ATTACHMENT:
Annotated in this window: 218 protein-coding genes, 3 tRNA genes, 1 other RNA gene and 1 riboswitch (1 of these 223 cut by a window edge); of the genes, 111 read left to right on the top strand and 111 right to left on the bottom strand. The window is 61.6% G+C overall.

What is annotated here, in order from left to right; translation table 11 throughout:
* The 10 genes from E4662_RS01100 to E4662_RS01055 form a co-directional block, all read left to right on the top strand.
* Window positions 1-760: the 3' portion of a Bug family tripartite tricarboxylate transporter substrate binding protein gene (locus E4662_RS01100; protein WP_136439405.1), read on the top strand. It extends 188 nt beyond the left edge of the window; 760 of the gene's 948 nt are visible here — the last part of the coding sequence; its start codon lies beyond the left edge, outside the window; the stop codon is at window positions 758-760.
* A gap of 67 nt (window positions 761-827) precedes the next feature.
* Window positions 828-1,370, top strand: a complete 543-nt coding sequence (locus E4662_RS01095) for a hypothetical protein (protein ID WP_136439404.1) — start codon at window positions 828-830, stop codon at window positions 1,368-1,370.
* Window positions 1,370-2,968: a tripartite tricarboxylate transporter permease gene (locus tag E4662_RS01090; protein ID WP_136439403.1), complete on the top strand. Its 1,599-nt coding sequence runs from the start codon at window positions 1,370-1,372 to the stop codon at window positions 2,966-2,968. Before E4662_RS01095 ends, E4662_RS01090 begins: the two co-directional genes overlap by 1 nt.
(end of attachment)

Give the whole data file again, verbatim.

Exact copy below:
Annotated in this window: 218 protein-coding genes, 3 tRNA genes, 1 other RNA gene and 1 riboswitch (1 of these 223 cut by a window edge); of the genes, 111 read left to right on the top strand and 111 right to left on the bottom strand. The window is 61.6% G+C overall.

What is annotated here, in order from left to right; translation table 11 throughout:
* The 10 genes from E4662_RS01100 to E4662_RS01055 form a co-directional block, all read left to right on the top strand.
* Window positions 1-760: the 3' portion of a Bug family tripartite tricarboxylate transporter substrate binding protein gene (locus E4662_RS01100; protein WP_136439405.1), read on the top strand. It extends 188 nt beyond the left edge of the window; 760 of the gene's 948 nt are visible here — the last part of the coding sequence; its start codon lies beyond the left edge, outside the window; the stop codon is at window positions 758-760.
* A gap of 67 nt (window positions 761-827) precedes the next feature.
* Window positions 828-1,370, top strand: a complete 543-nt coding sequence (locus E4662_RS01095) for a hypothetical protein (protein ID WP_136439404.1) — start codon at window positions 828-830, stop codon at window positions 1,368-1,370.
* Window positions 1,370-2,968: a tripartite tricarboxylate transporter permease gene (locus tag E4662_RS01090; protein ID WP_136439403.1), complete on the top strand. Its 1,599-nt coding sequence runs from the start codon at window positions 1,370-1,372 to the stop codon at window positions 2,966-2,968. Before E4662_RS01095 ends, E4662_RS01090 begins: the two co-directional genes overlap by 1 nt.